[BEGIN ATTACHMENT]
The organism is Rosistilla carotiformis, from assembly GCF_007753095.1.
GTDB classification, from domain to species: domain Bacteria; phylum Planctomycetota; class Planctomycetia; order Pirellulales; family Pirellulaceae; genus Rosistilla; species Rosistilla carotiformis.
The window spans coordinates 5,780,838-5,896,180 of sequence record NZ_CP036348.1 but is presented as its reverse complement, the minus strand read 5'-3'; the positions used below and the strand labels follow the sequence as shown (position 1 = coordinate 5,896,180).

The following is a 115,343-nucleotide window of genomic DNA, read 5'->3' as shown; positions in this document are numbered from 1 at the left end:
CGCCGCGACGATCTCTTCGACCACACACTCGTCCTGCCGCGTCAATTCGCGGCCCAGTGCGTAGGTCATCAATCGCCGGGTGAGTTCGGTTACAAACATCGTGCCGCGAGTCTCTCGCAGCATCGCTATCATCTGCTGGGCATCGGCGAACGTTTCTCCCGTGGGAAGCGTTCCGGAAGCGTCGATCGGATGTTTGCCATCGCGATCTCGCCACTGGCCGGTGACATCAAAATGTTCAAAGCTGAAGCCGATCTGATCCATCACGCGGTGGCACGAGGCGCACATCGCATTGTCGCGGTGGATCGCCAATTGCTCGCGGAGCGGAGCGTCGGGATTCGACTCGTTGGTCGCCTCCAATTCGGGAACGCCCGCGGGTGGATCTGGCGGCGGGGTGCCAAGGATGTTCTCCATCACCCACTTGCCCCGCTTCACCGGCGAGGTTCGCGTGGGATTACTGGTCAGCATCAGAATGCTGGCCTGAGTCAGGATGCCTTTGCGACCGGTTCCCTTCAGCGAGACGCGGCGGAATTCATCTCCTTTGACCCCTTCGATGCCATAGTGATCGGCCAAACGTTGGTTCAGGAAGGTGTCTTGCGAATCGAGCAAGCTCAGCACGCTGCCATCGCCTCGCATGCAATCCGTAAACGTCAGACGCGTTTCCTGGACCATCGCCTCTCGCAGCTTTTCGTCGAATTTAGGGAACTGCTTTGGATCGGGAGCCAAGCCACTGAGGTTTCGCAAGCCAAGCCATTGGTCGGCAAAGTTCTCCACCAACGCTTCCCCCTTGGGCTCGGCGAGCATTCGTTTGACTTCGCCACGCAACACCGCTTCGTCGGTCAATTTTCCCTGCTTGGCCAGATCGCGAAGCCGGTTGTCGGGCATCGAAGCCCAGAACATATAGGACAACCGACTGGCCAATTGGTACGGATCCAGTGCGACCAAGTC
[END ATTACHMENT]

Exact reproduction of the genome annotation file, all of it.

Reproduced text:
The organism is Rosistilla carotiformis, from assembly GCF_007753095.1.
GTDB classification, from domain to species: domain Bacteria; phylum Planctomycetota; class Planctomycetia; order Pirellulales; family Pirellulaceae; genus Rosistilla; species Rosistilla carotiformis.
The window spans coordinates 5,780,838-5,896,180 of sequence record NZ_CP036348.1 but is presented as its reverse complement, the minus strand read 5'-3'; the positions used below and the strand labels follow the sequence as shown (position 1 = coordinate 5,896,180).

The following is a 115,343-nucleotide window of genomic DNA, read 5'->3' as shown; positions in this document are numbered from 1 at the left end:
CGCCGCGACGATCTCTTCGACCACACACTCGTCCTGCCGCGTCAATTCGCGGCCCAGTGCGTAGGTCATCAATCGCCGGGTGAGTTCGGTTACAAACATCGTGCCGCGAGTCTCTCGCAGCATCGCTATCATCTGCTGGGCATCGGCGAACGTTTCTCCCGTGGGAAGCGTTCCGGAAGCGTCGATCGGATGTTTGCCATCGCGATCTCGCCACTGGCCGGTGACATCAAAATGTTCAAAGCTGAAGCCGATCTGATCCATCACGCGGTGGCACGAGGCGCACATCGCATTGTCGCGGTGGATCGCCAATTGCTCGCGGAGCGGAGCGTCGGGATTCGACTCGTTGGTCGCCTCCAATTCGGGAACGCCCGCGGGTGGATCTGGCGGCGGGGTGCCAAGGATGTTCTCCATCACCCACTTGCCCCGCTTCACCGGCGAGGTTCGCGTGGGATTACTGGTCAGCATCAGAATGCTGGCCTGAGTCAGGATGCCTTTGCGACCGGTTCCCTTCAGCGAGACGCGGCGGAATTCATCTCCTTTGACCCCTTCGATGCCATAGTGATCGGCCAAACGTTGGTTCAGGAAGGTGTCTTGCGAATCGAGCAAGCTCAGCACGCTGCCATCGCCTCGCATGCAATCCGTAAACGTCAGACGCGTTTCCTGGACCATCGCCTCTCGCAGCTTTTCGTCGAATTTAGGGAACTGCTTTGGATCGGGAGCCAAGCCACTGAGGTTTCGCAAGCCAAGCCATTGGTCGGCAAAGTTCTCCACCAACGCTTCCCCCTTGGGCTCGGCGAGCATTCGTTTGACTTCGCCACGCAACACCGCTTCGTCGGTCAATTTTCCCTGCTTGGCCAGATCGCGAAGCCGGTTGTCGGGCATCGAAGCCCAGAACATATAGGACAACCGACTGGCCAATTGGTACGGATCCAGTGCGACCAAGTC